Right to Die Europe sent letters and emails to potentially sympathetic members of the Committee on Legal Affairs and Human Rights, prior to the meeting at which an Opinion on the Report was discussed. Right to Die Europe also sent letters and emails to all members of the Council of Europe Parliamentary Assembly (except the Christian Democrats, right-wingers and known opponents) before the plenary session at which the Report was scheduled to be debated. As before, this correspondence provided relevant information and encouraged members to attend the debate and support the report.
These letters were authorised by Ron Plummer as President of Right to Die Europe. A big ‘thank you’ must go to Kitty Jager who coped with all of Right to Die Europe’s correspondence admirably.
Future Right to Die Europe action regarding the Assembly’s debate on the Report on Euthanasia will be discussed at the conference in Luxembourg.
d) Right to Die Europe talk to the Committee on Social, Health and Family Affairs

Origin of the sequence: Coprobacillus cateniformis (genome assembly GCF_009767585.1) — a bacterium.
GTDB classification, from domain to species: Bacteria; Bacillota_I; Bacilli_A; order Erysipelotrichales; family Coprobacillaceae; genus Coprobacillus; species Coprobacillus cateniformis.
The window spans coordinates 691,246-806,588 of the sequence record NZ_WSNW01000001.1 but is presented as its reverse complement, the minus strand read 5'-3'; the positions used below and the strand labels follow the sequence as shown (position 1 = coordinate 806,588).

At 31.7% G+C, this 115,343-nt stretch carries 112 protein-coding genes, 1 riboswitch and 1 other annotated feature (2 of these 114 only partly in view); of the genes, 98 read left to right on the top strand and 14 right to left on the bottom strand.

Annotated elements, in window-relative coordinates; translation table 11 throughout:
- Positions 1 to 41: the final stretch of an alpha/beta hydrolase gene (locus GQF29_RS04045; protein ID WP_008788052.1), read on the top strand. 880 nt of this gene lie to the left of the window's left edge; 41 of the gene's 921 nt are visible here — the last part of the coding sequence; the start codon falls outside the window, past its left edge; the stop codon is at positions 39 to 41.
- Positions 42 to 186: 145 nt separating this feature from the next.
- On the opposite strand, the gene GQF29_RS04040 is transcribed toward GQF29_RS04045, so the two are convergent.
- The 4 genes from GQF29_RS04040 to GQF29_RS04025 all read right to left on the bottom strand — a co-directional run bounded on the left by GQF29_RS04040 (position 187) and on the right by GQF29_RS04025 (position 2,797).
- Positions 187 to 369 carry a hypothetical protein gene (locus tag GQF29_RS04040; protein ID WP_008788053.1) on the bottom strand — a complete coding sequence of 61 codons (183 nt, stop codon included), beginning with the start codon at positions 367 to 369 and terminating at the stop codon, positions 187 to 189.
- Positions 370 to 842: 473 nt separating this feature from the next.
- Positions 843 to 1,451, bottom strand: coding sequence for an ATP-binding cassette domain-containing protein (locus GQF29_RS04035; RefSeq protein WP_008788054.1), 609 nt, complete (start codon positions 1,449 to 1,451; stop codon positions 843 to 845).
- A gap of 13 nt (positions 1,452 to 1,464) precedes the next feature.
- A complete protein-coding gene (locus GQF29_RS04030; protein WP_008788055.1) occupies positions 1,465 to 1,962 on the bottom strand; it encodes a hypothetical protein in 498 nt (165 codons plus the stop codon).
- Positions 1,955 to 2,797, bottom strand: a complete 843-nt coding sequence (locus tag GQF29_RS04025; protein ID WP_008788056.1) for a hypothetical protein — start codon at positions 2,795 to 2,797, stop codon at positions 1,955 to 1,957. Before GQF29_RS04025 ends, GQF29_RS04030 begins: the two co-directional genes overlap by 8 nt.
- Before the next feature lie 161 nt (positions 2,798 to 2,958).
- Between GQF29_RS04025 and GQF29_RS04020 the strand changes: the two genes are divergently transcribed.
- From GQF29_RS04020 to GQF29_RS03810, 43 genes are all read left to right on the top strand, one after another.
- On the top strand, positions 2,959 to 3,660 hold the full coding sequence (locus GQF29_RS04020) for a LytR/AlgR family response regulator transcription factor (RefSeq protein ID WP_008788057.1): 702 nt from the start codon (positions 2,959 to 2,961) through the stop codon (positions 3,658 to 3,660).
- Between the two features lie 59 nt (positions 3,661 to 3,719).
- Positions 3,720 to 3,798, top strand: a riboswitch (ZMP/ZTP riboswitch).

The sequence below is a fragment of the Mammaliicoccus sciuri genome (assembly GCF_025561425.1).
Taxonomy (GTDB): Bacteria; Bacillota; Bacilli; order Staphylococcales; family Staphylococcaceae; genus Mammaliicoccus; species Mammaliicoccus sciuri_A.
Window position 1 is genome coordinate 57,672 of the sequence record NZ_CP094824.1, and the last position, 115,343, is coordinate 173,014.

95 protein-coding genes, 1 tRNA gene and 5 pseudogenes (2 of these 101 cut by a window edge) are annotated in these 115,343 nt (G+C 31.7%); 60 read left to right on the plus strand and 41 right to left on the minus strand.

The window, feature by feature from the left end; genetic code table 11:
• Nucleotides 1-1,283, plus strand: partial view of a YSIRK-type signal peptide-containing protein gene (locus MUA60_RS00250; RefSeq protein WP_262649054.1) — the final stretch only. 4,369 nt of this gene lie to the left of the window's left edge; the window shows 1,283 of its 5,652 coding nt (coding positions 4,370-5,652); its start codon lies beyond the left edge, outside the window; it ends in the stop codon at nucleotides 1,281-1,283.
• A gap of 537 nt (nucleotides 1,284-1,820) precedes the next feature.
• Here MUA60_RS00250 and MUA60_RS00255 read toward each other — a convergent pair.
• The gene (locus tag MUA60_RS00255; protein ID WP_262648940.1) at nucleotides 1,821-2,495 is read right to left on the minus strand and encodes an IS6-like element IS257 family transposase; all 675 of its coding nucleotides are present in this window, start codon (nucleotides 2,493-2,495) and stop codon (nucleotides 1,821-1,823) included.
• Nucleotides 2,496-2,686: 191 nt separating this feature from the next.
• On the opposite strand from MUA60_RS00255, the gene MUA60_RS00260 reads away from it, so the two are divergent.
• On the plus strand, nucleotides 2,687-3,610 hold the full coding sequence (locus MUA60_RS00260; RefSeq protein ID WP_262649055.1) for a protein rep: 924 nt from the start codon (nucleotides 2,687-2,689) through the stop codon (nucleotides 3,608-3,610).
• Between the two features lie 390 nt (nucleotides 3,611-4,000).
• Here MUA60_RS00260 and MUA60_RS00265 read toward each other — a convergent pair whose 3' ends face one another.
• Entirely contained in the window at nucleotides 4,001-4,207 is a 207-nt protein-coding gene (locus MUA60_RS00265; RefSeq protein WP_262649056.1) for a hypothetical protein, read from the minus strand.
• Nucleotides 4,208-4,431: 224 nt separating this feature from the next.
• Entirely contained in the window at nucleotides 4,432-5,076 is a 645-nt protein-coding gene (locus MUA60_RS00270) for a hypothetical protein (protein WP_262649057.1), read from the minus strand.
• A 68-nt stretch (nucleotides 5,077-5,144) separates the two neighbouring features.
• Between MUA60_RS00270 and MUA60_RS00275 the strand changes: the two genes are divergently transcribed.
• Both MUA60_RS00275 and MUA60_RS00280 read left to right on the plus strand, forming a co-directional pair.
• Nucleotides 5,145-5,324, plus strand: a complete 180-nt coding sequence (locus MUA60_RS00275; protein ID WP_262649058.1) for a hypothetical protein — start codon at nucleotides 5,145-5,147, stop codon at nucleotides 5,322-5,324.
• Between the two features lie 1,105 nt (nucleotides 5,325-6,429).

On 29th September Rob Jonquière, as Acting Secretary of Right to Die Europe, gave a presentation at a meeting of the Social, Health and Family Affairs Committee. This meeting had originally been arranged to coincide with the Assembly’s debate of the Report, so that Rob could provide Committee members with useful information for the debate. The meeting went ahead, despite the debate being postponed.
On behalf of Right to Die Europe Rob welcomed the Report’s call for further investigation of this issue. He discussed the difficulty of reconciling the laws of countries which had such a range of cultural traditions, but suggested that the Netherlands’ approach might serve as a model. As the CEO of NVVE he took the opportunity to correct Kevin McNamara’s false claims regarding study findings in the Netherlands.